Summer Vacation Is Almost Here – Do You Know Where Your Teen Will Be?
Picture this: your teenager sitting on the couch, devouring bags of chips and gallons of soda, eyes glazed from hours of playing video games, day after day for months on end. What could this nightmare be? Summer vacation – if you don’t make plans now.
For adolescents, summer is the highlight of the year – no responsibilities, sleeping in until noon, a kitchen full of food, and the sweet smell of independence. Many parents work full-time throughout the summer; some go on vacation and leave teenagers with an easygoing relative or friend; and some older teens are even left alone when parents are away. All of the structure and scheduling that occurs during the school year turns into unadulterated freedom in the summer.
For parents, the start of summer means the countdown to September is on. As yet another school year comes to a close, parents are making last-minute plans to keep their teens occupied for three long months. Sure, a few weeks may be spent on a family vacation, some teens may attend summer school, and others may take up a new hobby. But that still leaves hours each day and days each week when teens are home with nothing to do. How many days can you invent amusing activities and outings that will keep your teen out of trouble?
With less structure and adult supervision, the summer is ripe with opportunities for teens to fall into a bad crowd, experiment with drugs or alcohol, or get into other forms of mischief. If your teen has been struggling during the school year, more trouble may be awaiting you in summer. There’s a reason for the saying, “Idle hands are the devil’s tools.” Teens are looking for adventure, risk, and excitement, especially in the summer. Being bored at home is the exact opposite of what they need. They will find a way to take risks and live adventurously with or without your support and guidance.
When Going Away Is the Only Way
There’s no question your teenage child is dealing with peer pressure. It goes with the territory. But peer pressure can take many forms, both positive and negative. Certainly, every parent fears the gang banger giving drugs to their child or the rebellious “cool kid” persuading their child to smoke, but peer pressure can also come in milder forms like wearing mismatched socks to imitate the popular girls or taking certain electives to be in class with friends. Because most peer pressure happens at school, it can be beyond a parent’s immediate control.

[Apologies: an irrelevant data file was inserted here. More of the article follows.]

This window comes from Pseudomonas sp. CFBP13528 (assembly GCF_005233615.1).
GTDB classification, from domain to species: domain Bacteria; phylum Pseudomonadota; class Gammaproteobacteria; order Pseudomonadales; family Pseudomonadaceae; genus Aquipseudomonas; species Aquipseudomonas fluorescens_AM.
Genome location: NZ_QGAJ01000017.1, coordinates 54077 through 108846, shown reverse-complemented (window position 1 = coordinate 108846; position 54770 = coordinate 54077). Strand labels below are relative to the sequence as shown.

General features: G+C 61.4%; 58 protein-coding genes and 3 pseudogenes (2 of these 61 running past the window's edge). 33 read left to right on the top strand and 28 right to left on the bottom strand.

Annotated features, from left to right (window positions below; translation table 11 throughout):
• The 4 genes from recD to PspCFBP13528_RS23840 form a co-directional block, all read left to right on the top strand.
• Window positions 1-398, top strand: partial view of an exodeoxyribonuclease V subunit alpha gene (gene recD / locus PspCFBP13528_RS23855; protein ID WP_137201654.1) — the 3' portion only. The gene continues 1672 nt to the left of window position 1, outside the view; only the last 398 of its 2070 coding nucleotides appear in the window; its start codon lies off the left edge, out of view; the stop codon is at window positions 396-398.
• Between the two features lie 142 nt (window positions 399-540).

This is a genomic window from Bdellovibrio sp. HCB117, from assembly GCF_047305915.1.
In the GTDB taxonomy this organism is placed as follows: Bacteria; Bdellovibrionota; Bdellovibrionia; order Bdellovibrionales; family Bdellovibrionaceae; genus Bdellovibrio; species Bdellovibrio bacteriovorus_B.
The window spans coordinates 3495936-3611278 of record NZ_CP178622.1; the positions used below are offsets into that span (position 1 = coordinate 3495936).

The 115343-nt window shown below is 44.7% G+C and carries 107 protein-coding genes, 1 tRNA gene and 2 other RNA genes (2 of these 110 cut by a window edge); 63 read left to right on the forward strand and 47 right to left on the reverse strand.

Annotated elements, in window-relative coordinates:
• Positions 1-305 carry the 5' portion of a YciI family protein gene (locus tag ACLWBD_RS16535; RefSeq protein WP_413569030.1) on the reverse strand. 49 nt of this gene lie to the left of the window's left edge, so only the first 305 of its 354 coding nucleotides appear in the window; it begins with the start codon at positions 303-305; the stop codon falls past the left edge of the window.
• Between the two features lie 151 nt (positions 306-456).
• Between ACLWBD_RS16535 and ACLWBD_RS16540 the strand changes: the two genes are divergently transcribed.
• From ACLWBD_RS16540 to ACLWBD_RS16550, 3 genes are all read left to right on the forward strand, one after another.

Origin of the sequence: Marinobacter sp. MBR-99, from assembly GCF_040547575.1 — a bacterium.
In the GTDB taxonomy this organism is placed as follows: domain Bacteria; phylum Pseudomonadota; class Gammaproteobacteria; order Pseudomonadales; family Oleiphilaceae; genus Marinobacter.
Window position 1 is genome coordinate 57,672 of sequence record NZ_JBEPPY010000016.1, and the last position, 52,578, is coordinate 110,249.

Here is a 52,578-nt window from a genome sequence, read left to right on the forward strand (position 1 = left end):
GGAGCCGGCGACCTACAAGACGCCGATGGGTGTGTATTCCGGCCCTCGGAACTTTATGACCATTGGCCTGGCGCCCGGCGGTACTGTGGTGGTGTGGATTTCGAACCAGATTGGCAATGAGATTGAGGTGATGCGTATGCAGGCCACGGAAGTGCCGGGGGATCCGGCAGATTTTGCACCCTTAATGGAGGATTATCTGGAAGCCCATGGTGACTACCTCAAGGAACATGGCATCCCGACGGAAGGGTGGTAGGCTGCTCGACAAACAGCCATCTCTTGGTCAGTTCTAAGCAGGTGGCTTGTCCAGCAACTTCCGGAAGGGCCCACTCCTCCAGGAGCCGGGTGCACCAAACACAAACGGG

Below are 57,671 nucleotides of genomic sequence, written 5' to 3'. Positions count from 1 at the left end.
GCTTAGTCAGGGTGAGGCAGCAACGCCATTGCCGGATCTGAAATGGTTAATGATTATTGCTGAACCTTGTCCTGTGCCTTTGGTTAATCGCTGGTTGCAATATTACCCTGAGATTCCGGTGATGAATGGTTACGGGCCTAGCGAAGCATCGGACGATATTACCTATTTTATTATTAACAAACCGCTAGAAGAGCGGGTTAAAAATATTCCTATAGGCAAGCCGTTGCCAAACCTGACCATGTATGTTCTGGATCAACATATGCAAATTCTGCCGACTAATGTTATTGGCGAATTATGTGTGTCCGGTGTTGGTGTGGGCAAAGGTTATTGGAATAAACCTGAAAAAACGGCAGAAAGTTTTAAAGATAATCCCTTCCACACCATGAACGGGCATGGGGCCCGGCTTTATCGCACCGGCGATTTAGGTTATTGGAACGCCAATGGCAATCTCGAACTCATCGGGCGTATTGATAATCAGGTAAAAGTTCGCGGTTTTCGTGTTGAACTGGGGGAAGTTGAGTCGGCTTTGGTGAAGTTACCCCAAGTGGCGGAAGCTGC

Most experts advise that the best way for teens to deal with negative peer pressure is to walk away. But how can a child walk away if he still goes to the same school or lives in the same neighborhood as the bad influence? If you are worried about the impact of a negative peer group, sometimes getting your child in a safe educational environment away from home offers the best chance for change.
The Pressure to Belong
Whether your child is popular or unpopular, getting straight As or barely making Ds, adolescence is a time when kids want nothing more than to “fit in” or “belong” to a social group. Teens will do things they know are wrong because they don’t want to be left out, lose friends, or get teased at school. Research shows that a child’s desire to be accepted by his peers is one of the strongest motivating forces during adolescence. In one study, a student who knew the correct answer to a teacher’s question gave the wrong answer just because everyone else in the class gave the wrong answer.
During adolescence, it is natural for teens to turn to their peers for recognition and support rather than their families. This brings them one step closer to independence. By the high school years, most teenagers report feeling closer to friends than parents. But the wrong group of friends can impair a child’s good judgment and turn cautious teens into risk-takers. A child may risk being grounded, damaging her health, or even facing jail time just to fit in. Sometimes teens will change their values, the way they dress, or who they hang out with, depending on what is considered socially acceptable in their group. If your teen associates with people who are using drugs, ditching school, stealing, or otherwise acting out, there’s a good chance your child is doing the same.